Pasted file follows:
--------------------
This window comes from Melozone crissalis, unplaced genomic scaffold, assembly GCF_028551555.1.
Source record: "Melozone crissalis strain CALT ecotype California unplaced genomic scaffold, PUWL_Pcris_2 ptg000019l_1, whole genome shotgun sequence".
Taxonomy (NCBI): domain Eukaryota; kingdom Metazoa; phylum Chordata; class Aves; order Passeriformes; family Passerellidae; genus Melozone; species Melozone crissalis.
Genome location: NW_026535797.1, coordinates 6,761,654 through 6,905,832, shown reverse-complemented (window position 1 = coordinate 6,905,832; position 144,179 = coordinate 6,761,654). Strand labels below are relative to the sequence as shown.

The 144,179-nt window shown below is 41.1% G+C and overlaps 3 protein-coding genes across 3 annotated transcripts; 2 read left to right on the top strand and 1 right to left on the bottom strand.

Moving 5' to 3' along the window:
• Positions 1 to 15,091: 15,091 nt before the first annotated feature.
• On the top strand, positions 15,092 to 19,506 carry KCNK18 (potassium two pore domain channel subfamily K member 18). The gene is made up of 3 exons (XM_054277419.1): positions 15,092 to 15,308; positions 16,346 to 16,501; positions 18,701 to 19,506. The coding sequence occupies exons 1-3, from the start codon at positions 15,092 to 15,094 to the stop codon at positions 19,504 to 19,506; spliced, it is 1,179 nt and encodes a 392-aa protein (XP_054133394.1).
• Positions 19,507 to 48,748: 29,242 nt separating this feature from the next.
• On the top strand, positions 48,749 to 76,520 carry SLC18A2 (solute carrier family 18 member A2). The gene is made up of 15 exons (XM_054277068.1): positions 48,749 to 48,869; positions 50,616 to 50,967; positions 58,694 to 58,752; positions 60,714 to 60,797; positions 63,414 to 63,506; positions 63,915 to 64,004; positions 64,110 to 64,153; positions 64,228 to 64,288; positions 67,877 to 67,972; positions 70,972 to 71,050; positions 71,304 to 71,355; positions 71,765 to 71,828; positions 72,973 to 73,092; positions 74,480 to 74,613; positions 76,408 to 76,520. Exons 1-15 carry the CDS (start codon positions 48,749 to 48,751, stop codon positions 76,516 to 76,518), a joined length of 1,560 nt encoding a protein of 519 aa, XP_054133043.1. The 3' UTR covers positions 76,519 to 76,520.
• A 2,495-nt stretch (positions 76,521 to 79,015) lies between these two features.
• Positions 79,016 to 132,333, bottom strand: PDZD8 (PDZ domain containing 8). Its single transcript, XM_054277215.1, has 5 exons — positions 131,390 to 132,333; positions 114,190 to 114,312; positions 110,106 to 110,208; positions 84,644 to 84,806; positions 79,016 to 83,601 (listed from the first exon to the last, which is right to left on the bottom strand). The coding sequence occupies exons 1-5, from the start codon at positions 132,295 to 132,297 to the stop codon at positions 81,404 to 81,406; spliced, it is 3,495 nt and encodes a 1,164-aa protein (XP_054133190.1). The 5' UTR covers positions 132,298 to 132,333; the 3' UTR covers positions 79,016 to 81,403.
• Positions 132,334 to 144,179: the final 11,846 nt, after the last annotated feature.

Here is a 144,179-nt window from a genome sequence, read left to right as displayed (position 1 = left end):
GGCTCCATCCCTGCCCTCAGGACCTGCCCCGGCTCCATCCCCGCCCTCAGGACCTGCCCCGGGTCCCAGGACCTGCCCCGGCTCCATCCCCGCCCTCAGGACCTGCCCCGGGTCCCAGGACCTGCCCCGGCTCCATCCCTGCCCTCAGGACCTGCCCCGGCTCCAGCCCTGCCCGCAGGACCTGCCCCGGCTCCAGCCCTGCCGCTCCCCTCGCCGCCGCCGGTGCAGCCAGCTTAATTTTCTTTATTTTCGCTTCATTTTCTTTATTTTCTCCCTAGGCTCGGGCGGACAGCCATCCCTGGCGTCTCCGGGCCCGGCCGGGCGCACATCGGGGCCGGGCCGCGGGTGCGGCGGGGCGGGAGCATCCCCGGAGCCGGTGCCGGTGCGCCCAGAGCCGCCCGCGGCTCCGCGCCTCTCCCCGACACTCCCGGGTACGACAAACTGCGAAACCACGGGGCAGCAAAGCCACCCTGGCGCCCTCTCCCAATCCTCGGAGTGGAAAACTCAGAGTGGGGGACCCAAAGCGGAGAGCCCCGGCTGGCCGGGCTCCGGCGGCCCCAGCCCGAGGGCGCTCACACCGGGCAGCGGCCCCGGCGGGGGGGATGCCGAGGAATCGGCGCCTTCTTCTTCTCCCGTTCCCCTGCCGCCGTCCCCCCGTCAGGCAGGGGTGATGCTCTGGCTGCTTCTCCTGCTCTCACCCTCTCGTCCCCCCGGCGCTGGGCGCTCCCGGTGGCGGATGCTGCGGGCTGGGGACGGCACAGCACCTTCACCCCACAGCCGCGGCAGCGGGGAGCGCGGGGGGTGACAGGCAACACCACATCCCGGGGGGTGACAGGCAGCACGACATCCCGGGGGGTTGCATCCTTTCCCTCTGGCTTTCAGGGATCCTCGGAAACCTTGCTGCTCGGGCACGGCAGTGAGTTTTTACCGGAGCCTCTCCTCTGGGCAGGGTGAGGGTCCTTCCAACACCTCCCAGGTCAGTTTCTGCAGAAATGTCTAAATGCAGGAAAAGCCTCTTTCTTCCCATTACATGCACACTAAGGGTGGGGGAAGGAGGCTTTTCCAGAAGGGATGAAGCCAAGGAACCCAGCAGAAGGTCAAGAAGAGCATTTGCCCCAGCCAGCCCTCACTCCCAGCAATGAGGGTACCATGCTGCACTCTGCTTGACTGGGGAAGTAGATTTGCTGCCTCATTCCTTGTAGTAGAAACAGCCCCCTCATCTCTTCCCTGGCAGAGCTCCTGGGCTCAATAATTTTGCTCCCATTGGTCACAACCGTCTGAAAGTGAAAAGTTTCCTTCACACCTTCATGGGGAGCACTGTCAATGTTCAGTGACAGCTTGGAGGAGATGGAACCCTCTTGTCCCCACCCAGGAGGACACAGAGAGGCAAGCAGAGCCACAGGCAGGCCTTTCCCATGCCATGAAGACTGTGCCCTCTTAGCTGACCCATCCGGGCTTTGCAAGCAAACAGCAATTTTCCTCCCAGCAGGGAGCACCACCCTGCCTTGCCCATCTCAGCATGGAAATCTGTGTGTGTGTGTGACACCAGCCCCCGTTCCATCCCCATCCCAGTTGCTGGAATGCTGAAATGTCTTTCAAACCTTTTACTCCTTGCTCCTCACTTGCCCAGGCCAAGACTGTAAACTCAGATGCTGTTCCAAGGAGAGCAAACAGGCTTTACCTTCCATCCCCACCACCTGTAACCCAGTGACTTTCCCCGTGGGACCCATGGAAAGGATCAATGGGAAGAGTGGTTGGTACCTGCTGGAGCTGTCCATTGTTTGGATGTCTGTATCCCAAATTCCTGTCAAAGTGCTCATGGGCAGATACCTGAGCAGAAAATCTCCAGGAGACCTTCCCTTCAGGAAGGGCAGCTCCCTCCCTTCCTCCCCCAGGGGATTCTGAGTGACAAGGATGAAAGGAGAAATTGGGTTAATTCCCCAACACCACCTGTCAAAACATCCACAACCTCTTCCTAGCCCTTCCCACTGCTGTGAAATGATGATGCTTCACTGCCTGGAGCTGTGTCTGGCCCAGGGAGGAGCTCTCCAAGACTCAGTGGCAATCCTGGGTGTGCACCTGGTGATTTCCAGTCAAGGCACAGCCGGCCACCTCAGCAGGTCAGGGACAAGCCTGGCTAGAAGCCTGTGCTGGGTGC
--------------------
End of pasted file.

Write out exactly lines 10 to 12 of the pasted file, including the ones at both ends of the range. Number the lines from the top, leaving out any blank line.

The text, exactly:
• On the top strand, positions 48,749 to 76,520 carry SLC18A2 (solute carrier family 18 member A2). The gene is made up of 15 exons (XM_054277068.1): positions 48,749 to 48,869; positions 50,616 to 50,967; positions 58,694 to 58,752; positions 60,714 to 60,797; positions 63,414 to 63,506; positions 63,915 to 64,004; positions 64,110 to 64,153; positions 64,228 to 64,288; positions 67,877 to 67,972; positions 70,972 to 71,050; positions 71,304 to 71,355; positions 71,765 to 71,828; positions 72,973 to 73,092; positions 74,480 to 74,613; positions 76,408 to 76,520. Exons 1-15 carry the CDS (start codon positions 48,749 to 48,751, stop codon positions 76,516 to 76,518), a joined length of 1,560 nt encoding a protein of 519 aa, XP_054133043.1. The 3' UTR covers positions 76,519 to 76,520.
• A 2,495-nt stretch (positions 76,521 to 79,015) lies between these two features.
• Positions 79,016 to 132,333, bottom strand: PDZD8 (PDZ domain containing 8). Its single transcript, XM_054277215.1, has 5 exons — positions 131,390 to 132,333; positions 114,190 to 114,312; positions 110,106 to 110,208; positions 84,644 to 84,806; positions 79,016 to 83,601 (listed from the first exon to the last, which is right to left on the bottom strand). The coding sequence occupies exons 1-5, from the start codon at positions 132,295 to 132,297 to the stop codon at positions 81,404 to 81,406; spliced, it is 3,495 nt and encodes a 1,164-aa protein (XP_054133190.1). The 5' UTR covers positions 132,298 to 132,333; the 3' UTR covers positions 79,016 to 81,403.